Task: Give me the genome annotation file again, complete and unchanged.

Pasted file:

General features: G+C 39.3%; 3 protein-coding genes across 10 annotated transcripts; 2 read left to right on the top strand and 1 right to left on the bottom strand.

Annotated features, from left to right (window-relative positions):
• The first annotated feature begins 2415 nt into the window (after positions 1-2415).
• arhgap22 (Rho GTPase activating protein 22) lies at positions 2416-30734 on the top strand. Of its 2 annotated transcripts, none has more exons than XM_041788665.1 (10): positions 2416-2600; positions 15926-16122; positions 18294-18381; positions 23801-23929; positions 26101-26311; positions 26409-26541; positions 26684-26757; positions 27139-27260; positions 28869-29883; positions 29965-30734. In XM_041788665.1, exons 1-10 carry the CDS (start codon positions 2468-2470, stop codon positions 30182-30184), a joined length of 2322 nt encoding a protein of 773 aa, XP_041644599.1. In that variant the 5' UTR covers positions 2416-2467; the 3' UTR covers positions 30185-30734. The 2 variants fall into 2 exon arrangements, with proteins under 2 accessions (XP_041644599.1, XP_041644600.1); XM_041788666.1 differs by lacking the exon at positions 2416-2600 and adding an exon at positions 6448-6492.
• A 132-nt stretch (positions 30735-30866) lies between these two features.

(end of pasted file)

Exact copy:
General features: G+C 39.3%; 3 protein-coding genes across 10 annotated transcripts; 2 read left to right on the top strand and 1 right to left on the bottom strand.

Annotated features, from left to right (window-relative positions):
• The first annotated feature begins 2415 nt into the window (after positions 1-2415).
• arhgap22 (Rho GTPase activating protein 22) lies at positions 2416-30734 on the top strand. Of its 2 annotated transcripts, none has more exons than XM_041788665.1 (10): positions 2416-2600; positions 15926-16122; positions 18294-18381; positions 23801-23929; positions 26101-26311; positions 26409-26541; positions 26684-26757; positions 27139-27260; positions 28869-29883; positions 29965-30734. In XM_041788665.1, exons 1-10 carry the CDS (start codon positions 2468-2470, stop codon positions 30182-30184), a joined length of 2322 nt encoding a protein of 773 aa, XP_041644599.1. In that variant the 5' UTR covers positions 2416-2467; the 3' UTR covers positions 30185-30734. The 2 variants fall into 2 exon arrangements, with proteins under 2 accessions (XP_041644599.1, XP_041644600.1); XM_041788666.1 differs by lacking the exon at positions 2416-2600 and adding an exon at positions 6448-6492.
• A 132-nt stretch (positions 30735-30866) lies between these two features.